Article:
Turkey: Black Sunday for Freedom.
Turkey: Chuck Press that offends the Palace into the Bosphorus!
Some time ago it was claimed that Turkey was an example of democratic, tolerant and pluralist Islamism. That the Erdogan governments had established a more open country – at least in comparison to the nationalist Atatürk parties and military regimes. Western leaders praised Erdogan’s pro-market policies. It was suggested that political Islam was evolving a home-grown democratic culture, with parallels to European Christian democracy.
How long ago this seems now!
The 2013 – 2014 protests in Taksim Gezi Park indicated that not everybody in Turkey admired or accepted the politics of Recep Tayyip Erdoğan.
The crack down on media outlets associated with the Turkish cleric Fethullah Gulen (whose politics have been critically examined on Tendance Coatesy, Gulen Movement, an Islamic Opus Dei?) perhaps marks the moment when Erdogan has passed beyond the threshold of authoritarianism towards – crazed – dictatorship.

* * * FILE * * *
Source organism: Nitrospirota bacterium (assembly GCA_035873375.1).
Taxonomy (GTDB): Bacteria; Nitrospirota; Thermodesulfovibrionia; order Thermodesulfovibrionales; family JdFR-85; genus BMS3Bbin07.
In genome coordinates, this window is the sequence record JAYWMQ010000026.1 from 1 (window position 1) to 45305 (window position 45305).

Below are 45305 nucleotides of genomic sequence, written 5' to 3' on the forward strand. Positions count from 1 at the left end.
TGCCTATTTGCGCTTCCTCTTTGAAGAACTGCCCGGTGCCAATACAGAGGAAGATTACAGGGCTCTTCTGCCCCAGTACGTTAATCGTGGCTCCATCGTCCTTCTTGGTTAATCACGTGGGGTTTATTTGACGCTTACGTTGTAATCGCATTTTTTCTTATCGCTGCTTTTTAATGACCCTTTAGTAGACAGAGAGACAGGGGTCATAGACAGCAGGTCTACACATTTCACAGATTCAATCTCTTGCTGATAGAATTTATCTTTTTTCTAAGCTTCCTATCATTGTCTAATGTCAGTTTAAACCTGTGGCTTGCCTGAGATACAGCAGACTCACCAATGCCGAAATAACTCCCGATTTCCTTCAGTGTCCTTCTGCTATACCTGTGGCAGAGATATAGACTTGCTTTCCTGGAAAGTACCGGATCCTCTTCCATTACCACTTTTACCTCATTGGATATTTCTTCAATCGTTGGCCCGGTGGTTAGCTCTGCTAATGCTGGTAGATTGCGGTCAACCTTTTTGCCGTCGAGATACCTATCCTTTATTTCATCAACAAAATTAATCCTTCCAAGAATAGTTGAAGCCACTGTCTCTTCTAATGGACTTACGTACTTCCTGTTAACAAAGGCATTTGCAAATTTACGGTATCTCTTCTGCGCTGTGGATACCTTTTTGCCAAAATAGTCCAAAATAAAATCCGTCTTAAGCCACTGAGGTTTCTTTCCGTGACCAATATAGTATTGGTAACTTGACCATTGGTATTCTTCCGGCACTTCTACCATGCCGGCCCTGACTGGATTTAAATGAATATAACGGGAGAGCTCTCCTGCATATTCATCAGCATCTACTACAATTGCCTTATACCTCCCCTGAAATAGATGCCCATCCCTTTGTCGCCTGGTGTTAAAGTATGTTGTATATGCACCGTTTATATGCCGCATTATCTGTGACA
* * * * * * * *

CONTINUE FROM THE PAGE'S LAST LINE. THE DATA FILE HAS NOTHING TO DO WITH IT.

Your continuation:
Turkey’s President has drawn ridicule internationally for claiming that Islamic explorers discovered the Americas three centuries before Columbus, and for his Science, Industry and Technology Minister Fikri Işı’s assertion that it was Muslims who first found that the Earth is round.
Erdogan’s Palace has equally drawn attention to himself, “It is reportedly larger than the White House, the Kremlin and Buckingham Palace: Turkey’s new presidential palace spreads over some 50 acres of forest land, boasts 1,000 rooms, an underground tunnel system, state-of-the-art anti-espionage technology and a blend of modernist and medieval architecture. The ornate palace reportedly cost more than $350 million.”
A third bridge across the Bosphorous has been named after the 16th century Sultan Yavuz Sultan Selim – responsible for massacring tens of thousands of members of the liberal religious group the Alevis. Selim was in many ways a forerunner of today’s Islamist genociders (1)
Plans to teach the old Ottoman language (in a form of Arabic script) indicate that the country’s leader looks to its own imperial past, rather than to democracy.